Lorenzana: China encroachment ‘very concerning’
MANILA, Philippines — Defense Secretary Delfin Lorenzana described China’s encroachment on the Philippines’ exclusive economic zone (EEZ) in the West Philippine Sea as “very concerning.”
At the Pentagon where he met with acting US Defense Secretary Patrick Shanahan on Monday, Lorenzana was asked by American journalists about the situation in the South China Sea and China’s expanding dominance in the disputed area.
“It’s very concerning,” he said, adding, “In fact, they (China) have been doing the building of islands from reefs since, I think, 2011, 2012.”
Lorenzana further said, “So it concerns us because they are encroaching on our EEZ.”
While Lorenzana expressed concern about China encroaching on the Philippine EEZ, Sen. Leila de Lima wondered why the government advised Filipino fisherfolk to stay away from a place they have every right to visit.
De Lima said the Duterte administration betrayed the Philippines when the Bureau of Fisheries and Aquatic Resources advised Filipino fisherfolk to avoid going to Panatag (Scarborough) Shoal in the meantime, following reports that the Chinese coast guard had harassed them.
She said the fisherfolk should be allowed to go to Panatag Shoal because the Permanent Court of Arbitration, acting on a Philippine complaint against China, ruled that they have traditional fishing rights in the resource-rich area.
The same ruling junked Beijing’s sweeping claim over the South China Sea.
“Instead of putting the welfare of our Filipino fishermen at the forefront and asserting the Philippines’ rightful claim over [the South China Sea], this government chose to betray the country and its victory again by maintaining its policy of kowtowing to China,” De Lima said in a statement.
At the Pentagon, Lorenzana also mentioned China’s interest in the cash-strapped shipbuilder Hanjin Heavy Industries and Construction-Philippines at Subic Bay in Zambales province.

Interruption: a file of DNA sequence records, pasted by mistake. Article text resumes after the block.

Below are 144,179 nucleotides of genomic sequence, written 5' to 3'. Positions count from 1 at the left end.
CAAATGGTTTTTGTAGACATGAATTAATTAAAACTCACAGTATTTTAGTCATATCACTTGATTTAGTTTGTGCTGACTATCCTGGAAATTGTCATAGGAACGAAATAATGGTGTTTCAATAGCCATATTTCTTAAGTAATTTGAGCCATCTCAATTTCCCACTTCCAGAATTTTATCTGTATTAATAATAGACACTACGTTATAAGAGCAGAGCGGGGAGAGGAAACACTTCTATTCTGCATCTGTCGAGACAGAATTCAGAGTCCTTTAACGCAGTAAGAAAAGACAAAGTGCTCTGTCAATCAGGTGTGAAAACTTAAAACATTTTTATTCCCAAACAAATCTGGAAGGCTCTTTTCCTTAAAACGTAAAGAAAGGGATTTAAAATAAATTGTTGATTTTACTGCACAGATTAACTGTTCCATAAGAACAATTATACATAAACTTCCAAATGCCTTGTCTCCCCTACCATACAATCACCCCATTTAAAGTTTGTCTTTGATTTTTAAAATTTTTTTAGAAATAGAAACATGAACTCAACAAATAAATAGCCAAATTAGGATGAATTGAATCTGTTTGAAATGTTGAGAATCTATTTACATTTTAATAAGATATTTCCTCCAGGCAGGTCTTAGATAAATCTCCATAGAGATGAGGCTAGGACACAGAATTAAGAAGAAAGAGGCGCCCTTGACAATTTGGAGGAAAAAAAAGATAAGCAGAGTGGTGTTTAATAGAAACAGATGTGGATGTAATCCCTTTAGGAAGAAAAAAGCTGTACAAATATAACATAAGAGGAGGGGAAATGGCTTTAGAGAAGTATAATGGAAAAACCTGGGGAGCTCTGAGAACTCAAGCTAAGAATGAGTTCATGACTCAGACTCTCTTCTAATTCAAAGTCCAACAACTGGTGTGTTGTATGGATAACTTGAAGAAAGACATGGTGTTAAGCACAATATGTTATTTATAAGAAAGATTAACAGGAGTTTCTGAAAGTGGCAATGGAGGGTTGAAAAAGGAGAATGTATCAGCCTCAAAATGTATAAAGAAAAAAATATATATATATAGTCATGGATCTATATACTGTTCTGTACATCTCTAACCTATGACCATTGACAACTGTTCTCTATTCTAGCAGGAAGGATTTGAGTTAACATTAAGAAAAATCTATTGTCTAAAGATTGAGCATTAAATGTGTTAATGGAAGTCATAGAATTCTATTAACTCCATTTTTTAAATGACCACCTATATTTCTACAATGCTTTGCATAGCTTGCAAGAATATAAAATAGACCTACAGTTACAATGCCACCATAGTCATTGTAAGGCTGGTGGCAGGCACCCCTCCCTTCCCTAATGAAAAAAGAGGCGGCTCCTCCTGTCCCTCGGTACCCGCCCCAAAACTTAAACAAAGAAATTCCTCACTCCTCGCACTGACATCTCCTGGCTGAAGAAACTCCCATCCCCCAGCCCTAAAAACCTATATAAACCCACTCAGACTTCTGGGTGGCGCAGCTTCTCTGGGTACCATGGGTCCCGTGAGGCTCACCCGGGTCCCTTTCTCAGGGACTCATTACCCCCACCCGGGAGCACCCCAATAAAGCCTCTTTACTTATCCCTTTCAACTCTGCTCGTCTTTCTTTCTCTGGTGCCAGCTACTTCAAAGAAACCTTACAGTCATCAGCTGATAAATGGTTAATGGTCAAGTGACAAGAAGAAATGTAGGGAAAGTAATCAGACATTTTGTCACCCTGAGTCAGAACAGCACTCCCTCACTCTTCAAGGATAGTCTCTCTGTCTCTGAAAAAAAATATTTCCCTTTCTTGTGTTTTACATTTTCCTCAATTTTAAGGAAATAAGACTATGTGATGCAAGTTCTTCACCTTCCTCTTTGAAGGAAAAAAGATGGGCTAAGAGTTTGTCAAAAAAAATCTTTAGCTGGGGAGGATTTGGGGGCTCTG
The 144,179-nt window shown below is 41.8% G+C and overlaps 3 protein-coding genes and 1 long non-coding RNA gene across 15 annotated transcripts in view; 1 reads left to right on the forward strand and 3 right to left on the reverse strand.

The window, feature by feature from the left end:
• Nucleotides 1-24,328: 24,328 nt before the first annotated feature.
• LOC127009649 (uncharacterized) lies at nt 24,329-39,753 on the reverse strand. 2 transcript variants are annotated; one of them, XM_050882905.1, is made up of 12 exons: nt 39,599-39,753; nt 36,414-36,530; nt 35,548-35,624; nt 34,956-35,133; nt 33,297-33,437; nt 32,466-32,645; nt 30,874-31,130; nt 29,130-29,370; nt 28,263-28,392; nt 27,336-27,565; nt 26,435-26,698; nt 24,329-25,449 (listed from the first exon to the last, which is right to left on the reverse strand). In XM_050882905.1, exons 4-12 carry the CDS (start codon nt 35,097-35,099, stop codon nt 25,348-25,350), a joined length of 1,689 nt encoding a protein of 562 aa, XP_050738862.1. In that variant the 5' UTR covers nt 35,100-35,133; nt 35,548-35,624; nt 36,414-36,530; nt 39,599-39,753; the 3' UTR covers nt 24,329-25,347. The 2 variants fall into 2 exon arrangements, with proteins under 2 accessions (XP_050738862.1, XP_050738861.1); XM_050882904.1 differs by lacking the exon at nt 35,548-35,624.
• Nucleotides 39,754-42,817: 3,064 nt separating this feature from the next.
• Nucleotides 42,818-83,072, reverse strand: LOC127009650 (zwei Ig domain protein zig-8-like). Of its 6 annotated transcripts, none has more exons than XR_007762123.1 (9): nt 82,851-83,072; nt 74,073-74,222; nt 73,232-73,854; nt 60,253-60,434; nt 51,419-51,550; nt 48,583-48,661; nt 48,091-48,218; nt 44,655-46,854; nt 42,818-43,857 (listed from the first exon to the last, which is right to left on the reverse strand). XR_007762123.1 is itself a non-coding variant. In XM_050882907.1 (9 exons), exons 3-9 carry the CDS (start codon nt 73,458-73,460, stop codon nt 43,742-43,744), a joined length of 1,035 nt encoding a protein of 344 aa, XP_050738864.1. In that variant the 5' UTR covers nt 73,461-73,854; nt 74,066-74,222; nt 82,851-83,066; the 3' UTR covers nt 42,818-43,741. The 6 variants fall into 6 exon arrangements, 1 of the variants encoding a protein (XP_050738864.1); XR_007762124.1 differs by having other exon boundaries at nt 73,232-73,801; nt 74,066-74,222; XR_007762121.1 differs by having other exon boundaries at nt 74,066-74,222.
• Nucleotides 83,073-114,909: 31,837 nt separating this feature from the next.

“There are two Chinese shipbuilding companies which are interested from the get-go when they learned about the financial trouble of Hanjin and they’re waiting (on) the wings,” Lorenzana said.
He said other parties from the United States, Japan, Korea, Singapore, Indonesia and European countries had expressed interest in the shipbuilding facility.
“But if no one will be interested then we do not want others to come in. The country, the government of the Philippines, is ready to get in and run this shipyard,” Lorenzana said.
Since January, the defense establishment has been raising the possibility of a government takeover of Hanjin’s shipyard in Subic, considered the country’s most strategic port that serves as the major docking and anchorage area for the Navy’s large vessels.
Hanjin early this year filed for voluntary rehabilitation in an Olongapo City Regional Trial Court and sought government help in looking for investors to take over its shipyard operations.
Former Navy chief Alexander Pama previously raised the alarm on the possibility of Chinese companies, one of them state-owned, taking over Hanjin’s operations.
“Let’s be aware that this Hanjin shipyard issue is not just about business, financial and other economic issues. This is a very significant national security issue,” Pama said in a Facebook post in January. —Reports from Jeannette Andrade and Leila B. Salaverria
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